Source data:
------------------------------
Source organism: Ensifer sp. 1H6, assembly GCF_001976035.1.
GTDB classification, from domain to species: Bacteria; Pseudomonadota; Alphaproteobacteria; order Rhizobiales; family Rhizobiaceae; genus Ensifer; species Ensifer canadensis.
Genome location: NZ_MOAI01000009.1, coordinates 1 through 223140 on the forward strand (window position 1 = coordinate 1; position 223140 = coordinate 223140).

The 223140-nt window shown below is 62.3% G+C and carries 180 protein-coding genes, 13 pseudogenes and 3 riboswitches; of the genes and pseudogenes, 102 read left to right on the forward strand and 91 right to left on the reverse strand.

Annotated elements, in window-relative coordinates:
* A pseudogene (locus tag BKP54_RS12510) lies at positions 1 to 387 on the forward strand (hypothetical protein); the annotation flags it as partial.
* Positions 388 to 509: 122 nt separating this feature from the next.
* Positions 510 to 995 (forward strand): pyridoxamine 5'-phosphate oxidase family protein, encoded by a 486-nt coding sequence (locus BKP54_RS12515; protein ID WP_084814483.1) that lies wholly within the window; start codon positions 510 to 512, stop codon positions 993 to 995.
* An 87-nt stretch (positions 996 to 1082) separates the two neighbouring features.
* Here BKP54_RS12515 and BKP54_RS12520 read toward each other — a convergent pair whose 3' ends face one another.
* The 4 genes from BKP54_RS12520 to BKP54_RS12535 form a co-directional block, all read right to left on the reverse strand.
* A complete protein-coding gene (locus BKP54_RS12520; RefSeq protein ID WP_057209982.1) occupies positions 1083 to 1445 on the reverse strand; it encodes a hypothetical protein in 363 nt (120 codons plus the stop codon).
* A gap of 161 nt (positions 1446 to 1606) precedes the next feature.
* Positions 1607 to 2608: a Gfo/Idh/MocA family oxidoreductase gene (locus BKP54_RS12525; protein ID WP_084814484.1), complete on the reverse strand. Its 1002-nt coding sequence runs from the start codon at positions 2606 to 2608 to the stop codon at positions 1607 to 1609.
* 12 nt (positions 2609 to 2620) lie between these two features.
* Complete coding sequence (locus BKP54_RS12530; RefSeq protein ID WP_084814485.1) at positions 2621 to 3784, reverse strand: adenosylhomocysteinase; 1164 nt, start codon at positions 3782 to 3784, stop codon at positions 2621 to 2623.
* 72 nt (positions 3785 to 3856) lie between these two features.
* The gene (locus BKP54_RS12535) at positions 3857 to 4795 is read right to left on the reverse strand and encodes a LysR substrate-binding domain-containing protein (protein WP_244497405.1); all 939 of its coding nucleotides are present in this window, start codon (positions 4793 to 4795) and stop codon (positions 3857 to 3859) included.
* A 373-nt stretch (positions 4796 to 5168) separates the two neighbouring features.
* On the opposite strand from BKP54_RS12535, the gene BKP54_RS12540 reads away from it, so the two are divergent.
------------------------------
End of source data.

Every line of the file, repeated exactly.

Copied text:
Source organism: Ensifer sp. 1H6, assembly GCF_001976035.1.
GTDB classification, from domain to species: Bacteria; Pseudomonadota; Alphaproteobacteria; order Rhizobiales; family Rhizobiaceae; genus Ensifer; species Ensifer canadensis.
Genome location: NZ_MOAI01000009.1, coordinates 1 through 223140 on the forward strand (window position 1 = coordinate 1; position 223140 = coordinate 223140).

The 223140-nt window shown below is 62.3% G+C and carries 180 protein-coding genes, 13 pseudogenes and 3 riboswitches; of the genes and pseudogenes, 102 read left to right on the forward strand and 91 right to left on the reverse strand.

Annotated elements, in window-relative coordinates:
* A pseudogene (locus tag BKP54_RS12510) lies at positions 1 to 387 on the forward strand (hypothetical protein); the annotation flags it as partial.
* Positions 388 to 509: 122 nt separating this feature from the next.
* Positions 510 to 995 (forward strand): pyridoxamine 5'-phosphate oxidase family protein, encoded by a 486-nt coding sequence (locus BKP54_RS12515; protein ID WP_084814483.1) that lies wholly within the window; start codon positions 510 to 512, stop codon positions 993 to 995.
* An 87-nt stretch (positions 996 to 1082) separates the two neighbouring features.
* Here BKP54_RS12515 and BKP54_RS12520 read toward each other — a convergent pair whose 3' ends face one another.
* The 4 genes from BKP54_RS12520 to BKP54_RS12535 form a co-directional block, all read right to left on the reverse strand.
* A complete protein-coding gene (locus BKP54_RS12520; RefSeq protein ID WP_057209982.1) occupies positions 1083 to 1445 on the reverse strand; it encodes a hypothetical protein in 363 nt (120 codons plus the stop codon).
* A gap of 161 nt (positions 1446 to 1606) precedes the next feature.
* Positions 1607 to 2608: a Gfo/Idh/MocA family oxidoreductase gene (locus BKP54_RS12525; protein ID WP_084814484.1), complete on the reverse strand. Its 1002-nt coding sequence runs from the start codon at positions 2606 to 2608 to the stop codon at positions 1607 to 1609.
* 12 nt (positions 2609 to 2620) lie between these two features.
* Complete coding sequence (locus BKP54_RS12530; RefSeq protein ID WP_084814485.1) at positions 2621 to 3784, reverse strand: adenosylhomocysteinase; 1164 nt, start codon at positions 3782 to 3784, stop codon at positions 2621 to 2623.
* 72 nt (positions 3785 to 3856) lie between these two features.
* The gene (locus BKP54_RS12535) at positions 3857 to 4795 is read right to left on the reverse strand and encodes a LysR substrate-binding domain-containing protein (protein WP_244497405.1); all 939 of its coding nucleotides are present in this window, start codon (positions 4793 to 4795) and stop codon (positions 3857 to 3859) included.
* A 373-nt stretch (positions 4796 to 5168) separates the two neighbouring features.
* On the opposite strand from BKP54_RS12535, the gene BKP54_RS12540 reads away from it, so the two are divergent.